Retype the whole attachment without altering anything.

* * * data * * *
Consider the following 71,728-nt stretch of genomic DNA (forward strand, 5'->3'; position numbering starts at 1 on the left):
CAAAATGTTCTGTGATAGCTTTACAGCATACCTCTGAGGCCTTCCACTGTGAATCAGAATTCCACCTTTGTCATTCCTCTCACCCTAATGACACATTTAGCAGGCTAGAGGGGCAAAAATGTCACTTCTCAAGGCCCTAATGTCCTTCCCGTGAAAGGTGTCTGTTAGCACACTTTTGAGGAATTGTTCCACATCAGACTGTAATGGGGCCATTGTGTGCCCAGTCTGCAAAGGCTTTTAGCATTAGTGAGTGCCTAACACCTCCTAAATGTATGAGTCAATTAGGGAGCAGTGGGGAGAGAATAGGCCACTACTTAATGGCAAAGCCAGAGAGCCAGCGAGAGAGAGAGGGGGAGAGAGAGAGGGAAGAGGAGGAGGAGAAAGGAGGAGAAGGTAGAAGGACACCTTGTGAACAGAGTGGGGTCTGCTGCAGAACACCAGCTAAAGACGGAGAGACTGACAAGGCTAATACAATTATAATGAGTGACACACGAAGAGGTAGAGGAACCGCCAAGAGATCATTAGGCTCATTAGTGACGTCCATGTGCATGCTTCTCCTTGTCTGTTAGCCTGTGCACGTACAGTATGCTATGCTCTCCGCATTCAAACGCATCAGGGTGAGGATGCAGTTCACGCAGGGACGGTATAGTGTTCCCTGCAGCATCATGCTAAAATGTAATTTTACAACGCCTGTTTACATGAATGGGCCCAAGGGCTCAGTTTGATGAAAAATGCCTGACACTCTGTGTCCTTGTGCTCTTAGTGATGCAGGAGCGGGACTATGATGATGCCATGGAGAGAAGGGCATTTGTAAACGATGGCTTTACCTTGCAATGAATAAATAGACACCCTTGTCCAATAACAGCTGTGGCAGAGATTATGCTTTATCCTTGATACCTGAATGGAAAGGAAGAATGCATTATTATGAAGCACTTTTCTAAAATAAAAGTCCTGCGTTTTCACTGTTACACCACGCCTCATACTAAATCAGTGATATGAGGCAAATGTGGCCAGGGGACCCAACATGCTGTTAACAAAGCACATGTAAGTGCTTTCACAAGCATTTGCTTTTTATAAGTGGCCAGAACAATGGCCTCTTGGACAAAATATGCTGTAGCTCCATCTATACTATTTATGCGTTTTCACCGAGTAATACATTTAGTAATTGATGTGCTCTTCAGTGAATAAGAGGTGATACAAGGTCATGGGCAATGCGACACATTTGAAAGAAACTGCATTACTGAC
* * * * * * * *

Consider the following 71,728-nt stretch of genomic DNA (forward strand, 5'->3'; position numbering starts at 1 on the left):
CAAAATGTTCTGTGATAGCTTTACAGCATACCTCTGAGGCCTTCCACTGTGAATCAGAATTCCACCTTTGTCATTCCTCTCACCCTAATGACACATTTAGCAGGCTAGAGGGGCAAAAATGTCACTTCTCAAGGCCCTAATGTCCTTCCCGTGAAAGGTGTCTGTTAGCACACTTTTGAGGAATTGTTCCACATCAGACTGTAATGGGGCCATTGTGTGCCCAGTCTGCAAAGGCTTTTAGCATTAGTGAGTGCCTAACACCTCCTAAATGTATGAGTCAATTAGGGAGCAGTGGGGAGAGAATAGGCCACTACTTAATGGCAAAGCCAGAGAGCCAGCGAGAGAGAGAGGGGGAGAGAGAGAGGGAAGAGGAGGAGGAGAAAGGAGGAGAAGGTAGAAGGACACCTTGTGAACAGAGTGGGGTCTGCTGCAGAACACCAGCTAAAGACGGAGAGACTGACAAGGCTAATACAATTATAATGAGTGACACACGAAGAGGTAGAGGAACCGCCAAGAGATCATTAGGCTCATTAGTGACGTCCATGTGCATGCTTCTCCTTGTCTGTTAGCCTGTGCACGTACAGTATGCTATGCTCTCCGCATTCAAACGCATCAGGGTGAGGATGCAGTTCACGCAGGGACGGTATAGTGTTCCCTGCAGCATCATGCTAAAATGTAATTTTACAACGCCTGTTTACATGAATGGGCCCAAGGGCTCAGTTTGATGAAAAATGCCTGACACTCTGTGTCCTTGTGCTCTTAGTGATGCAGGAGCGGGACTATGATGATGCCATGGAGAGAAGGGCATTTGTAAACGATGGCTTTACCTTGCAATGAATAAATAGACACCCTTGTCCAATAACAGCTGTGGCAGAGATTATGCTTTATCCTTGATACCTGAATGGAAAGGAAGAATGCATTATTATGAAGCACTTTTCTAAAATAAAAGTCCTGCGTTTTCACTGTTACACCACGCCTCATACTAAATCAGTGATATGAGGCAAATGTGGCCAGGGGACCCAACATGCTGTTAACAAAGCACATGTAAGTGCTTTCACAAGCATTTGCTTTTTATAAGTGGCCAGAACAATGGCCTCTTGGACAAAATATGCTGTAGCTCCATCTATACTATTTATGCGTTTTCACCGAGTAATACATTTAGTAATTGATGTGCTCTTCAGTGAATAAGAGGTGATACAAGGTCATGGGCAATGCGACACATTTGAAAGAAACTGCATTACTGAC